79 percent of participants witnessed harassment or discrimination within the last five years. But 77 percent never reported it to HR
Workplace harassment and discrimination aren’t new topics, but in the wake of #MeToo and the launch of TIME’S UP, a fresh dialogue opened up – one that goes deeper than the high profile news of Harvey Weinstein’s trial or Al Franken’s resignation. People are paying attention and looking at these incidents from different perspectives. Spot, an AI chatbot, recently conducted a study that looks at the role of witnesses in reporting issues to employers. And even though it seems we’re talking about these matters, the findings were surprising.
Notably, 79 percent of participants witnessed harassment or discrimination within the last five years. But 77 percent never reported it to HR. Let that sink in for a second. That doesn’t mean they didn’t tell anyone though – because more than two-thirds of witnesses did share the story with someone outside of their organization, like a friend or family member. Leaving only 2 percent of participants who told their employer what they observed.
What Do We Know?
Before figuring out how to solve for this, we need to understand why people don’t report – and why they do. Neta Meidav, CEO of Vault, a startup that built software to re-imagine workplace misconduct reporting, shared that she turned down a job after being sexually harassed by the hiring manager. But she didn’t report the incident because she “didn’t trust the system to treat her fairly.” Meidav isn’t alone in her thinking, because the EEOC found that 70 percent of victims, like the witnesses mentioned above, don’t talk about harassing conduct with their employer. And so the cycle continues.
In Spot’s research, the main reason why included being worried about the consequences; not wanting to interfere; not knowing that witnesses could report; not wanting to be a snitch and not knowing how to report. That last one is interesting, and the problem that companies like Spot and Vault are trying to solve. Asked about it, the Spot study participants called out issues within the process. Some didn’t know-how, as well as others who said the reporting process is too complicated or that they didn’t have time to report.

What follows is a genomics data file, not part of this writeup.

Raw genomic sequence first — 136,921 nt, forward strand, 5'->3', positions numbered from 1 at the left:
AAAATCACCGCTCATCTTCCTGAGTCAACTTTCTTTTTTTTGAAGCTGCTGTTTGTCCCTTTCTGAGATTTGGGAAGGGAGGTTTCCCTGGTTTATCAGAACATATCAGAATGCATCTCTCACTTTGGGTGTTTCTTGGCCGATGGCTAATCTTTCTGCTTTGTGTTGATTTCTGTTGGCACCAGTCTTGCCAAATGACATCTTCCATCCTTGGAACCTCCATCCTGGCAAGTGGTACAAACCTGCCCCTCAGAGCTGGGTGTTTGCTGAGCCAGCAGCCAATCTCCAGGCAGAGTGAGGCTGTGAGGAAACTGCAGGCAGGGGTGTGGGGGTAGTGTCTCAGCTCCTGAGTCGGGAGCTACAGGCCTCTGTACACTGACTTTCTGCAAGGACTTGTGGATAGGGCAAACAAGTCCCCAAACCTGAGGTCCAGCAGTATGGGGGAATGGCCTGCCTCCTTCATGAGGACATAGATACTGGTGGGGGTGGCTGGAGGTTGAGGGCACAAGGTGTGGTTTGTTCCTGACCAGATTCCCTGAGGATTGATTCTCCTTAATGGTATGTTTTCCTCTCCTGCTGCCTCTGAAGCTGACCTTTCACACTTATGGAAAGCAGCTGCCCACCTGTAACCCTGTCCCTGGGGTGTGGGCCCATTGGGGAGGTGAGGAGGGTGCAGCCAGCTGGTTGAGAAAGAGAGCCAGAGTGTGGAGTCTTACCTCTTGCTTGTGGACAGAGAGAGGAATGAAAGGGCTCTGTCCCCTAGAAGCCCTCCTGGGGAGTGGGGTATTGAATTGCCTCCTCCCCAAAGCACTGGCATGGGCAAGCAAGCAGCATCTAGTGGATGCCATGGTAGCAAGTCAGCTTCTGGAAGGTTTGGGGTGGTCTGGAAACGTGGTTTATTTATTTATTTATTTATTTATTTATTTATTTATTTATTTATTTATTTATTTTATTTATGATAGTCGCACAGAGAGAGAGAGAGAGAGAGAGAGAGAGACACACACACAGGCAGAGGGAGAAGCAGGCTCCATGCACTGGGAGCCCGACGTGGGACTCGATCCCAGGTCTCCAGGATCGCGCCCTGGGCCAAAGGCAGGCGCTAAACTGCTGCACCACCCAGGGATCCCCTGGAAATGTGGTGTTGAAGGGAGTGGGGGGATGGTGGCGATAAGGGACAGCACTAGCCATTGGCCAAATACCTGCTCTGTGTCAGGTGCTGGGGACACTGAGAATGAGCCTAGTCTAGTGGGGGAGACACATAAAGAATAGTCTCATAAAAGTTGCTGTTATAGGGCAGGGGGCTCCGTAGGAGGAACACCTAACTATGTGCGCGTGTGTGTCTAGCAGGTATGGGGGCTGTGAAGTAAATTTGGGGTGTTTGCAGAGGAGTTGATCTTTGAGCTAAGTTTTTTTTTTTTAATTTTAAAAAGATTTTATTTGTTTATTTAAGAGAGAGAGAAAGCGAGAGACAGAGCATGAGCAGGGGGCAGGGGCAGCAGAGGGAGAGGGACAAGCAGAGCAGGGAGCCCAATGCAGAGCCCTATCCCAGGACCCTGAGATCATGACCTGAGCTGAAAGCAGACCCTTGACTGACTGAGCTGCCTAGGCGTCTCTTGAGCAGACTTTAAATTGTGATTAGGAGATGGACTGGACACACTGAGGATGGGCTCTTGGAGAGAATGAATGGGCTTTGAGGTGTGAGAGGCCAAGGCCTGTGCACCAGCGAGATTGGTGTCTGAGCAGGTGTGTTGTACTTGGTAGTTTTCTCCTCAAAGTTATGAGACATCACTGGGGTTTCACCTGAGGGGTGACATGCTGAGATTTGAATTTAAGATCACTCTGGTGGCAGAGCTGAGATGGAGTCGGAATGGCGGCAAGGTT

With so many reasons not to get involved, it’s clear that we need to empower employees through trust and accountability. Something Meidav believes technology can enable.
Trust & Tech
Until recently, reporting solutions typically relied on a hotline that employees could call. Otherwise, they might also go and talk to their HR person directly. Neither option instilled a whole lot of confidence in the process, and likely that’s one of the reasons we ended up where we are today. However, there’s also the trust factor – and people don’t necessarily trust HR, or their employer to help them. But overcoming that obstacle requires more implementing a new tool – it’s a cultural shift. One that technology can support, but not supplant.
Because, as the Spot research points out, there’s a “social contagion” effect at play. It’s not just that witnesses tell people outside of the office, they also tell others around the workplace – just not the people who can take action. Almost half of those surveyed shared the incident with a coworker, which Spot says “infects the company culture, and has the potential to continue spreading … This shows that barriers need to be broken down to encourage reporting within the organization to those who can rectify the situation and restore a healthy workplace.
With that in mind, we need to find a way to make reporting more available, without making it feel visible. Employees – witnesses or victims – should feel safe about reporting, free from fear of retaliation. And unfortunately, that’s all too often the case as we saw happen at Google earlier this summer.
We need to remove the reasons why not to report from the equation and replace them with the right combination of resources that capture the information and ensure an investigation takes place. We also need to encourage employees to report whenever an incident occurs by promoting conversation with HR and destigmatizing the function. Yes, HR serves the organization while supporting its workforce. The technology they use fuels processes while helping manage compliance, but that’s hardly the reason people enter HR. These are people who want to help if we let them.
Until we eliminate instances of workplace harassment and discrimination, we need to find a better way to handle a sensitive subject. HR doesn’t stand a chance if they don’t admit to the problem in the first place. In recognizing the systemic nature of the misconduct, we can attempt to fix it – together – starting with our mindset before moving onto improved reporting.